Crime: dark deeds and black ops to bring Gerald Seymour in from the cold

The underrated writer’s elegiac 30th novel confirms that he is in the same league as John le Carré

Gerald Seymour’s Vagabond (Hodder & Stoughton, £14.99) opens in contemporary Northern Ireland, with MI5 shadowing a dissident republican group trying to buy weapons from a Russian arms dealer. In France the former British army intelligence-agent handler Danny Curnow – call sign Vagabond – is now employed driving tourists around the historical sites of the Normandy landings. When Malachy Riordan leaves Co Tyrone for Prague in the company of a double agent, Ralph Exton, Danny gets the call he has dreaded for decades: come in from the cold, there’s dirty work to be done.

Seymour’s multistranded narrative of dark deeds and black ops is fuelled by an exhilarating cynicism. Here the ambitiously self-serving prosper and the virtues of loyalty, friendship and patriotism are exploitable weaknesses. The pace is funereal and the tone elegiac as the story draws together strands from recent history, with “Desperate” Dan Curnow emblematic of the novel’s overall thrust in his beguiling blend of pragmatism, brutality and faith in the notion of sacrifice for the greater good.

Seymour, who debuted with Harry's Game in 1975 (this is his 30th novel), tends to be overshadowed by John le Carré as one of the great British post-cold war novelists, but Vagabond confirms that he deserves to be seated at the top table.

Louise Phillips's The Doll's House, her second novel, won the crime-fiction award at the Irish Book Awards in 2013. Last Kiss (Hachette Books Ireland, €14.99) is Phillips's third novel to feature Dr Kate Pearson, a Dublin-based criminal psychologist who helps the Garda investigate perplexing murder cases. Here Pearson attends a bizarre murder scene, in which the male victim is discovered laid out in what appears to be a tarot-card scenario. By then the reader has already met the killer, an unnamed character who offers a first-person insight into her motives. It's an unusual and unsettling narrative gambit, as the first-person voice affords the killer a chilling intimacy ("I kill people," she states in the opening chapter) that somewhat distances the reader from Pearson's third-person account, and the truth and justice she seeks. Nevertheless, the blend of first- and third-person narratives gives the story great pace as Pearson is dispatched to Paris and Rome in the company of DI Adam O'Connor, their personal and professional lives overlapping as they try to build a profile of the killer.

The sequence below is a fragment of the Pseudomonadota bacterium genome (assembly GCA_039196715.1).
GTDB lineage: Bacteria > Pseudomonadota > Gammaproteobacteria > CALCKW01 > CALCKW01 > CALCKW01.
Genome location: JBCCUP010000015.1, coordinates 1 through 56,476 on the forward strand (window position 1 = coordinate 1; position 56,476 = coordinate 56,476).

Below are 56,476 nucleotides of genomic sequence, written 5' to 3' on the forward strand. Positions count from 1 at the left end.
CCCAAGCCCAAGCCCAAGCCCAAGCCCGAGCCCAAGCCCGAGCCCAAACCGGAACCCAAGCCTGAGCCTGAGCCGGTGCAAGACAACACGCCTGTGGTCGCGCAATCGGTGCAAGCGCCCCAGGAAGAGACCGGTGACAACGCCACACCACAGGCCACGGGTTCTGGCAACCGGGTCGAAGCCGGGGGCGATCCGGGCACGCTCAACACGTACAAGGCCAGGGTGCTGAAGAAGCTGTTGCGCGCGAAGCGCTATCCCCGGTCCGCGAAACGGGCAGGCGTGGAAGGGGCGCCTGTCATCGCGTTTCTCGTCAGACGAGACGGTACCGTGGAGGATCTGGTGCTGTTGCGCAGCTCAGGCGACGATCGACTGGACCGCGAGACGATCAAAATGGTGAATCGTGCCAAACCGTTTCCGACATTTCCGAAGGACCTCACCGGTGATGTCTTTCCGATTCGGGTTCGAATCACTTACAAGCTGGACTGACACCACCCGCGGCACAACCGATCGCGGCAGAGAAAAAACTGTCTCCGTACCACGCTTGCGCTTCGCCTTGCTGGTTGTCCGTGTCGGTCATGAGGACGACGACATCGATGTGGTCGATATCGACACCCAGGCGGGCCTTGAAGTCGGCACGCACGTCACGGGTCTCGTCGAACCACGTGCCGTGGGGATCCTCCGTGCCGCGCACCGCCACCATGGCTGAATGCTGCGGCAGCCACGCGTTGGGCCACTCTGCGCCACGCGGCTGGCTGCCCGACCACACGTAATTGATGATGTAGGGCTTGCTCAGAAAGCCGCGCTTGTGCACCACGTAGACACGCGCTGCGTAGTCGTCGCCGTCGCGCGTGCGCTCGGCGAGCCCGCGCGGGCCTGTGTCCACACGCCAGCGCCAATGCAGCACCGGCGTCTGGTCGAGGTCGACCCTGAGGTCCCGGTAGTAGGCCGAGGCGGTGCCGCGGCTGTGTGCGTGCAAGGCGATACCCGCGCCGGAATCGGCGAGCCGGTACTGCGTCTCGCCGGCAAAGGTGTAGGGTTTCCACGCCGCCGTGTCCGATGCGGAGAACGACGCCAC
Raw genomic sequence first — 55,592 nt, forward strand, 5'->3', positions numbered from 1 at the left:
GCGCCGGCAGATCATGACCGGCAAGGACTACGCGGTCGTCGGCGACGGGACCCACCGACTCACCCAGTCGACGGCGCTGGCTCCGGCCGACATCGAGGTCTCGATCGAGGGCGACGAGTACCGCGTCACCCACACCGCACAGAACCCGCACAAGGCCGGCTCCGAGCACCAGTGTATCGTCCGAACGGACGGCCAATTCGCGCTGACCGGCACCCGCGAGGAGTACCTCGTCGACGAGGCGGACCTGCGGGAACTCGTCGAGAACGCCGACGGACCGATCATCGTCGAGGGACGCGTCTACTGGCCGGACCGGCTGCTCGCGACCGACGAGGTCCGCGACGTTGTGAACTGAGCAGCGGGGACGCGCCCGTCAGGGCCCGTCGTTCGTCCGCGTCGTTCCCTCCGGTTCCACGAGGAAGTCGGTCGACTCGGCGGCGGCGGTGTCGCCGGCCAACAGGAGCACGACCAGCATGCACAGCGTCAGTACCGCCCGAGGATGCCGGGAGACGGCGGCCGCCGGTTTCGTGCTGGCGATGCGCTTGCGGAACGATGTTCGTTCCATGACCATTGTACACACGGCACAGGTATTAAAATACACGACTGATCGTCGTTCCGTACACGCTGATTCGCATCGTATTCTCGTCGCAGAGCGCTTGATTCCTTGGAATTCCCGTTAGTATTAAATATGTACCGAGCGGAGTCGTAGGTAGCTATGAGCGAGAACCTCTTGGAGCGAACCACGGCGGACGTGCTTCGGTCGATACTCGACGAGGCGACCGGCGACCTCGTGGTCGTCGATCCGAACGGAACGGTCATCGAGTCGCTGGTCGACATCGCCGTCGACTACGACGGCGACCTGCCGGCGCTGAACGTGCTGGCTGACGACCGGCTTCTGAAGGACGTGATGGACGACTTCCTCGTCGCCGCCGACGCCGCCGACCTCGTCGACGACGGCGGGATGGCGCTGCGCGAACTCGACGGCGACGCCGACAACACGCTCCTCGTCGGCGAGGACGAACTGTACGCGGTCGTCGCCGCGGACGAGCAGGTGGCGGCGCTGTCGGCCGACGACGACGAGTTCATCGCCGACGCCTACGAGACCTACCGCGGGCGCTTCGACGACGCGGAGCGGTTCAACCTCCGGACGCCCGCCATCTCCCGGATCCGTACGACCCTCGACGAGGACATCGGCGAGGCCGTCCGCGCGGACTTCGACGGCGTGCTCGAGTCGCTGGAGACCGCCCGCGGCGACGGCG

The tarot motif and references to European folk tales serve notice that Phillips is exploring the dark matter of damaged sexual identity, and although the third act veers off into potboiler territory, the abiding impression is of the empathy Phillips evokes on behalf of her lethal but fragile anti-heroine.

The fifth of the French author Dominique Manotti's novels to be translated into English, Escape (Arcadia Books, £11.99), opens in 1987 with a prison break in Italy. Filippo, a petty criminal, and Carlo, a former leader in the Red Brigades, go their separate ways, but when Carlo is later shot dead during a bank raid Filippo makes his way to Paris, claims refugee status and writes a novel about his experience. The book's blend of fact and fiction makes it a literary sensation in France, where Lisa, an Italian journalist and Carlo's former lover, realises that Carlo's death was a murder designed to cover up political corruption. "People don't do politics any more in Italy, they do business, it's the grand ball of the corruptors and the corrupt," Lisa tells a friend, which gives a flavour of Escape's bracing cynicism.

Translated by Amanda Hopkinson and Ros Schwartz, and rooted in the radical Italian politics of the 1960s and 1970s, it’s an unconventional tale more concerned with the unintended consequences of writing a political crime novel than pandering to the genre’s traditional pursuit of justice. Indeed, there may be an autobiographical aspect to the character of Lisa, as Manotti, herself a union activist in the 1960s, charts Lisa’s growing awareness that fiction, not fact, may prove the more effective strategy in “the battle to salvage our past”.

The Rome-based detective Commissario Alec Blume returns for his fifth outing in Conor Fitzgerald’s Bitter Remedy (Bloomsbury, £11.99), although it’s a rather offbeat police procedural, given that Blume – recently a father, and apparently suffering a breakdown as a result – is taking a sabbatical in a mountain village to study herbal remedies. Approached by a nightclub owner, Niki, to investigate the whereabouts of an employee, a missing Romanian dancer named Alina, Blume finds himself dragged into the sordid world of people-trafficking.

The US-born Blume has an outsider’s eye for the quirky detail in Italian culture and policing, which is given an added dimension with Blume away from the comfort zone of his beloved Rome. There’s an element of the old-fashioned “golden age” mystery here, with Blume like an amateur sleuth bumbling his way around a picture-postcard setting, trying to lay to rest his own ghosts even as he excavates some long-buried skeletons.

The incorruptible Blume’s efforts to find the truth are given a blackly comic sheen courtesy of his spiky personality, but the comedy is contrasted with the brutality of the crime being investigated, via Alina’s parallel account of the harrowing experience of being trafficked into prostitution.